Learning Styles

Research learning styles and define the characteristics of activist, pragmatist, theorist and reflector. Evaluate how these different learning styles affect learning in music.

The 1970’s and 1980’s saw extensive academic study of how we learn, more specifically in how we perceive information, how we process information and how we organise and present information.   It became widely accepted that there are several different types of learning styles, naturally as we all have different approaches to how we learn and remember information. Dunn and Dunn (1978) proposed that teachers should assess the learning styles of their students and adapt their classroom methods to best fit each student's learning style. Today teachers are encouraged to develop a multifaceted approach to their teaching to include all learner types.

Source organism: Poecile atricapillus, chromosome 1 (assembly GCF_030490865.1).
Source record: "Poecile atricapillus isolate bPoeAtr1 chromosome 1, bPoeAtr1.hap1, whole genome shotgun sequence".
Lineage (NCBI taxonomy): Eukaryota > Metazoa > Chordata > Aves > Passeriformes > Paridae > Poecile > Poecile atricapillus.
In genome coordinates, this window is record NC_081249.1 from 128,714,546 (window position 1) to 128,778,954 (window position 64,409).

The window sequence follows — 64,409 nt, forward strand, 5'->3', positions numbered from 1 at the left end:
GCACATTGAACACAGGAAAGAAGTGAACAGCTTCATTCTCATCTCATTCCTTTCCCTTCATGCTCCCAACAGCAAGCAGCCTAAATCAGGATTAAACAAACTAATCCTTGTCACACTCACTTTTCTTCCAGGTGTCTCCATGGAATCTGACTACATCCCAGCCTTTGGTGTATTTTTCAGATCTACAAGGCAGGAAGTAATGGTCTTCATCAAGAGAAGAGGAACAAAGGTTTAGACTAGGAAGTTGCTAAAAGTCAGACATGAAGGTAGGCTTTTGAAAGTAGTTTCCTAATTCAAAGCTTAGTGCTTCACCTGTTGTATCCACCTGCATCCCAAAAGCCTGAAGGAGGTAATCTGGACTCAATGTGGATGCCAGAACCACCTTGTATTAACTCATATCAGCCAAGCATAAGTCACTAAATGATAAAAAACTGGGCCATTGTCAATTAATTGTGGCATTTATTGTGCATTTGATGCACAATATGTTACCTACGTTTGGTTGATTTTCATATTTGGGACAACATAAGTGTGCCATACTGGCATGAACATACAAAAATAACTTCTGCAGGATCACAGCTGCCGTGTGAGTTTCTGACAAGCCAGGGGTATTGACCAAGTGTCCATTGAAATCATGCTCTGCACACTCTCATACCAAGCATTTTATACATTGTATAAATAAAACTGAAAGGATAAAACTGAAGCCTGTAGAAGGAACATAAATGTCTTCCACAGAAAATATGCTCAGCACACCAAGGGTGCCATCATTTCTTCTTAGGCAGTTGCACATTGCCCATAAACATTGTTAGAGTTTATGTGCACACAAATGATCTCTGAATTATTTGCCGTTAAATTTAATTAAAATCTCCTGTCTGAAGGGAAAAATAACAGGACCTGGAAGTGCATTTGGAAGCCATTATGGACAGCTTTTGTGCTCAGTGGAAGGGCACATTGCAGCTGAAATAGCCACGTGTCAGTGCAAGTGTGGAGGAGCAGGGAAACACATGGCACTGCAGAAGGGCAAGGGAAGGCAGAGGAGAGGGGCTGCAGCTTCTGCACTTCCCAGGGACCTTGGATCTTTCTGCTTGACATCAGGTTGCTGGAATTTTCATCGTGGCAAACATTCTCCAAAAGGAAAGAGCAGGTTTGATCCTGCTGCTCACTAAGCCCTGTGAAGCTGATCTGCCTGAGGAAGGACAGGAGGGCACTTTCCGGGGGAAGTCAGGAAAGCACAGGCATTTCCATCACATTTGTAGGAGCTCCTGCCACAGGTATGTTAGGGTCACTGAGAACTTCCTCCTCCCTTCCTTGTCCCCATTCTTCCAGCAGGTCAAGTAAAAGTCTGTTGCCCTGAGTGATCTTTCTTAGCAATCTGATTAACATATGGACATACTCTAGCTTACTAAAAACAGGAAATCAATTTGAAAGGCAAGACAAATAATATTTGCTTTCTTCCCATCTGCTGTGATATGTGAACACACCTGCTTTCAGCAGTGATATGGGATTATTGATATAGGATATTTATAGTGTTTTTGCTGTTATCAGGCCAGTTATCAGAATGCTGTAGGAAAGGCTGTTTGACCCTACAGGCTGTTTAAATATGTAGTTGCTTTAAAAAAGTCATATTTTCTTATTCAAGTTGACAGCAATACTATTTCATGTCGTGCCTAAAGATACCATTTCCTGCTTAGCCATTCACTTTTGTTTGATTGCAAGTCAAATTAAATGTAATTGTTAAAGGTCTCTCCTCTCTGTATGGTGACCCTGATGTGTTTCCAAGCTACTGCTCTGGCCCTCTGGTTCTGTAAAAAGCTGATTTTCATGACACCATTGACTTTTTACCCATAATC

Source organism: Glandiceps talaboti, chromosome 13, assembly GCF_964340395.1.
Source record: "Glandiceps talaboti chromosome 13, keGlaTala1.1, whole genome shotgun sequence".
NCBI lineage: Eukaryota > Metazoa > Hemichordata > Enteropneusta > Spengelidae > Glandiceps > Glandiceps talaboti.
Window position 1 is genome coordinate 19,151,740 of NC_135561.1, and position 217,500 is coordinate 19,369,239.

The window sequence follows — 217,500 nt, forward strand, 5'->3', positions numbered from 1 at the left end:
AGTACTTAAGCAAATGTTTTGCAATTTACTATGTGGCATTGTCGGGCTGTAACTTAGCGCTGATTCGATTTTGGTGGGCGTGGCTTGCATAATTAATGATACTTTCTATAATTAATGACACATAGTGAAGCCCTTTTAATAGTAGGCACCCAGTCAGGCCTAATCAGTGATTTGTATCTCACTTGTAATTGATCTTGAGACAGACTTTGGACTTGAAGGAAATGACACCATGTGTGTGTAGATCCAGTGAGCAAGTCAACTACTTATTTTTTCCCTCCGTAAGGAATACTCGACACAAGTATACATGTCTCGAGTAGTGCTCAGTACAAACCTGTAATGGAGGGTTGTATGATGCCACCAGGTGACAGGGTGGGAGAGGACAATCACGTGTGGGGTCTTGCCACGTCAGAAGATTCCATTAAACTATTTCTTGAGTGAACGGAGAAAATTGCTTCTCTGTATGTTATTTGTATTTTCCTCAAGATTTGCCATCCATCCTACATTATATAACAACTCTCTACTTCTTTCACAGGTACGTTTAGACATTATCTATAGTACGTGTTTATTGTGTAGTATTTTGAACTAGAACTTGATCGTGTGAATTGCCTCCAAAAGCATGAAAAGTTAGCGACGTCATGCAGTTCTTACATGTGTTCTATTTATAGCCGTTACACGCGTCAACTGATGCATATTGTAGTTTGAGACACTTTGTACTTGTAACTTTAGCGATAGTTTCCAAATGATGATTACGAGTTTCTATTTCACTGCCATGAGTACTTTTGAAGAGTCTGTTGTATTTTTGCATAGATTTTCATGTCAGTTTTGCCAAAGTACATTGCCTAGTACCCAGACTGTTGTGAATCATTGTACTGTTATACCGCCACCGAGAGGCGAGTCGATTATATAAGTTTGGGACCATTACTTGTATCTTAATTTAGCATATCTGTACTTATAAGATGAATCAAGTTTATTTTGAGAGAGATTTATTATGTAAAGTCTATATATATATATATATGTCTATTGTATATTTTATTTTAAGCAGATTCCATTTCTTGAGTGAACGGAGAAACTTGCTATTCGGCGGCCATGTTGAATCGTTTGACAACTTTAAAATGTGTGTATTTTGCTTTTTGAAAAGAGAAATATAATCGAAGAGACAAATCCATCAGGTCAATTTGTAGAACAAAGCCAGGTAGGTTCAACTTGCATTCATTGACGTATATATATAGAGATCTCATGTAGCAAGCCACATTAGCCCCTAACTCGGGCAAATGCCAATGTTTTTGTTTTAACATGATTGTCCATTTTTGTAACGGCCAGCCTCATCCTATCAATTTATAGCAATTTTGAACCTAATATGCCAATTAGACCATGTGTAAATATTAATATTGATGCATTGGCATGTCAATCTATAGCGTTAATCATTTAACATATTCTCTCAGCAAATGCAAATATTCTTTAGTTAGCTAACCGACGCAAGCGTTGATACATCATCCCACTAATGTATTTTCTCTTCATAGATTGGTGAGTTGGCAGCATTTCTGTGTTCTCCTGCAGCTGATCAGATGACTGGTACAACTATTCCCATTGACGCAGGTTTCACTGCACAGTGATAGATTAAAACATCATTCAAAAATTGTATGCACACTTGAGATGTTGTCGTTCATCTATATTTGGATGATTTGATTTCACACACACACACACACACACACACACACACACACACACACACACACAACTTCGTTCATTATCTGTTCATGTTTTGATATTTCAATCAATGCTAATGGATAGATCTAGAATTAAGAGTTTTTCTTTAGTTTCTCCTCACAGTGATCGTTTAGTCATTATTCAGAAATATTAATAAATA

Academic research suggests that the most effective method of learning is experiential learning. Rogers and Freiberg (1994) described experiential learning as equivalent to personal change and growth. They felt that all human beings have a natural inclination to learn and the role of the teacher is to then facilitate such learning. The most influential work on experiential learning was by David Kolb (1984) who determined that the four combinations of processing and perceiving information lead to four different learning styles. David Kolb's work drew heavily on the work of John Dewey and can be traced back to a famous proverb of Confucius around 450 BC "Tell me, and I will forget. Show me, and I may remember. Involve me, and I will understand."   Chapman (2005) comments that Kolb’s work is acknowledged by academics, teachers, managers and trainers as truly seminal works; fundamental concepts towards our understanding and explaining human learning behaviour.   According to Kolb’s model, in order for learning to be effective, all four of these approaches (see diagram below) must be incorporated. Kolb (1984) argued that to optimise learning all four of...